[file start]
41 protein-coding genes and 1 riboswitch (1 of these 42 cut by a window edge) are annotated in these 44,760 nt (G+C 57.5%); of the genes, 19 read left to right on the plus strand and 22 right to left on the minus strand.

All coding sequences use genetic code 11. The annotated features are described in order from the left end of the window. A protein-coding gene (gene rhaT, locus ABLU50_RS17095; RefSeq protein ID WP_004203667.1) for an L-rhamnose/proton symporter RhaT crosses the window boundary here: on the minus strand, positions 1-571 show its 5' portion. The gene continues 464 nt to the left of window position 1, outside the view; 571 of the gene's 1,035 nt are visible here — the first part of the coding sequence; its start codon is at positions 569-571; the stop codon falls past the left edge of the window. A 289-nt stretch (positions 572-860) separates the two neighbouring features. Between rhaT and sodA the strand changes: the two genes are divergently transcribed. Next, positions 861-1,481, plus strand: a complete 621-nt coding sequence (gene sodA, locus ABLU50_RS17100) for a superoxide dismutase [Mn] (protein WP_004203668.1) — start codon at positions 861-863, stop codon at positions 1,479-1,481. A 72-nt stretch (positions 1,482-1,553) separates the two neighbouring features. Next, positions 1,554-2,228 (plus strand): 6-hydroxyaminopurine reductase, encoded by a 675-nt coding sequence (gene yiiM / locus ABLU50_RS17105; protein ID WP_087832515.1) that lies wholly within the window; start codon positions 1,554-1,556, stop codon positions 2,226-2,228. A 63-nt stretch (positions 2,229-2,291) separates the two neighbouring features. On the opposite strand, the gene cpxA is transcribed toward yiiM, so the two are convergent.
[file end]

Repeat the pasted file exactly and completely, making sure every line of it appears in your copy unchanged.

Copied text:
41 protein-coding genes and 1 riboswitch (1 of these 42 cut by a window edge) are annotated in these 44,760 nt (G+C 57.5%); of the genes, 19 read left to right on the plus strand and 22 right to left on the minus strand.

All coding sequences use genetic code 11. The annotated features are described in order from the left end of the window. A protein-coding gene (gene rhaT, locus ABLU50_RS17095; RefSeq protein ID WP_004203667.1) for an L-rhamnose/proton symporter RhaT crosses the window boundary here: on the minus strand, positions 1-571 show its 5' portion. The gene continues 464 nt to the left of window position 1, outside the view; 571 of the gene's 1,035 nt are visible here — the first part of the coding sequence; its start codon is at positions 569-571; the stop codon falls past the left edge of the window. A 289-nt stretch (positions 572-860) separates the two neighbouring features. Between rhaT and sodA the strand changes: the two genes are divergently transcribed. Next, positions 861-1,481, plus strand: a complete 621-nt coding sequence (gene sodA, locus ABLU50_RS17100) for a superoxide dismutase [Mn] (protein WP_004203668.1) — start codon at positions 861-863, stop codon at positions 1,479-1,481. A 72-nt stretch (positions 1,482-1,553) separates the two neighbouring features. Next, positions 1,554-2,228 (plus strand): 6-hydroxyaminopurine reductase, encoded by a 675-nt coding sequence (gene yiiM / locus ABLU50_RS17105; protein ID WP_087832515.1) that lies wholly within the window; start codon positions 1,554-1,556, stop codon positions 2,226-2,228. A 63-nt stretch (positions 2,229-2,291) separates the two neighbouring features. On the opposite strand, the gene cpxA is transcribed toward yiiM, so the two are convergent.